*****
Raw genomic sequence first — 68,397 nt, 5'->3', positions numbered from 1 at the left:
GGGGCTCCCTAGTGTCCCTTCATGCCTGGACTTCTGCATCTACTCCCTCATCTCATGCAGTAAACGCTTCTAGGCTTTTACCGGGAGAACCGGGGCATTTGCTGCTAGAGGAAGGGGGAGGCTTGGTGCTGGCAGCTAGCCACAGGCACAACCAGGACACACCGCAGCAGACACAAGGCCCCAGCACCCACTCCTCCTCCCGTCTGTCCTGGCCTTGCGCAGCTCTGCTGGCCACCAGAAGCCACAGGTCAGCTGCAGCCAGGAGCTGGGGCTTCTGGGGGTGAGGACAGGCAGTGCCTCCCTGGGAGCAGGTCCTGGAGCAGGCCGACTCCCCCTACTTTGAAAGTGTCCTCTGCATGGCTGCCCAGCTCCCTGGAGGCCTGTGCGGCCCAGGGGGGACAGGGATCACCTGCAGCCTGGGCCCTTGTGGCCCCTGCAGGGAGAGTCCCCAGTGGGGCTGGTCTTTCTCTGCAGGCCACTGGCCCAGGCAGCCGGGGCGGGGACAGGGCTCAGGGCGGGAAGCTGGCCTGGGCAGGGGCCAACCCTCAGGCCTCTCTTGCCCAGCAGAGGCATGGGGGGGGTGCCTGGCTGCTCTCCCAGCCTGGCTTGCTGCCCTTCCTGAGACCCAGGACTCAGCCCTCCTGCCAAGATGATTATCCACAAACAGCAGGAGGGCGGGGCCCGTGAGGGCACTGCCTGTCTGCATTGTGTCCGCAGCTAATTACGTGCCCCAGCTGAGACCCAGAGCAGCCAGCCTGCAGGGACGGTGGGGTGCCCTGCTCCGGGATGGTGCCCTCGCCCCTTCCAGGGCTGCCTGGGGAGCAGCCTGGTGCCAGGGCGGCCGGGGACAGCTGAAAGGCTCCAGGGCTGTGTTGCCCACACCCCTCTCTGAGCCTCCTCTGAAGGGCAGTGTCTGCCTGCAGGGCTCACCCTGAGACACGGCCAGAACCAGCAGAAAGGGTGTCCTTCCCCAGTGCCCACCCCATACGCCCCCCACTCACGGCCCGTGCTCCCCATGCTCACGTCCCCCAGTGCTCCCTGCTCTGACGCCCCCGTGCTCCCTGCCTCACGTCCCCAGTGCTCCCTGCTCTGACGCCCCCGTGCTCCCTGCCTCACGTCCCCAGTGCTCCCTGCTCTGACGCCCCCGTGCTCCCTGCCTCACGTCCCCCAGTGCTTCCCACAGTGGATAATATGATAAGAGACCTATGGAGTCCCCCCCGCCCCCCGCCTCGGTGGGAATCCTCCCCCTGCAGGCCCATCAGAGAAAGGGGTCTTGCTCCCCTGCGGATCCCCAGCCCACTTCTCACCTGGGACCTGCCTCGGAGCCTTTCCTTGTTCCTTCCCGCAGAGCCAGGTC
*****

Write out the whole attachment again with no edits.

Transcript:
Raw genomic sequence first — 68,397 nt, 5'->3', positions numbered from 1 at the left:
GGGGCTCCCTAGTGTCCCTTCATGCCTGGACTTCTGCATCTACTCCCTCATCTCATGCAGTAAACGCTTCTAGGCTTTTACCGGGAGAACCGGGGCATTTGCTGCTAGAGGAAGGGGGAGGCTTGGTGCTGGCAGCTAGCCACAGGCACAACCAGGACACACCGCAGCAGACACAAGGCCCCAGCACCCACTCCTCCTCCCGTCTGTCCTGGCCTTGCGCAGCTCTGCTGGCCACCAGAAGCCACAGGTCAGCTGCAGCCAGGAGCTGGGGCTTCTGGGGGTGAGGACAGGCAGTGCCTCCCTGGGAGCAGGTCCTGGAGCAGGCCGACTCCCCCTACTTTGAAAGTGTCCTCTGCATGGCTGCCCAGCTCCCTGGAGGCCTGTGCGGCCCAGGGGGGACAGGGATCACCTGCAGCCTGGGCCCTTGTGGCCCCTGCAGGGAGAGTCCCCAGTGGGGCTGGTCTTTCTCTGCAGGCCACTGGCCCAGGCAGCCGGGGCGGGGACAGGGCTCAGGGCGGGAAGCTGGCCTGGGCAGGGGCCAACCCTCAGGCCTCTCTTGCCCAGCAGAGGCATGGGGGGGGTGCCTGGCTGCTCTCCCAGCCTGGCTTGCTGCCCTTCCTGAGACCCAGGACTCAGCCCTCCTGCCAAGATGATTATCCACAAACAGCAGGAGGGCGGGGCCCGTGAGGGCACTGCCTGTCTGCATTGTGTCCGCAGCTAATTACGTGCCCCAGCTGAGACCCAGAGCAGCCAGCCTGCAGGGACGGTGGGGTGCCCTGCTCCGGGATGGTGCCCTCGCCCCTTCCAGGGCTGCCTGGGGAGCAGCCTGGTGCCAGGGCGGCCGGGGACAGCTGAAAGGCTCCAGGGCTGTGTTGCCCACACCCCTCTCTGAGCCTCCTCTGAAGGGCAGTGTCTGCCTGCAGGGCTCACCCTGAGACACGGCCAGAACCAGCAGAAAGGGTGTCCTTCCCCAGTGCCCACCCCATACGCCCCCCACTCACGGCCCGTGCTCCCCATGCTCACGTCCCCCAGTGCTCCCTGCTCTGACGCCCCCGTGCTCCCTGCCTCACGTCCCCAGTGCTCCCTGCTCTGACGCCCCCGTGCTCCCTGCCTCACGTCCCCAGTGCTCCCTGCTCTGACGCCCCCGTGCTCCCTGCCTCACGTCCCCCAGTGCTTCCCACAGTGGATAATATGATAAGAGACCTATGGAGTCCCCCCCGCCCCCCGCCTCGGTGGGAATCCTCCCCCTGCAGGCCCATCAGAGAAAGGGGTCTTGCTCCCCTGCGGATCCCCAGCCCACTTCTCACCTGGGACCTGCCTCGGAGCCTTTCCTTGTTCCTTCCCGCAGAGCCAGGTC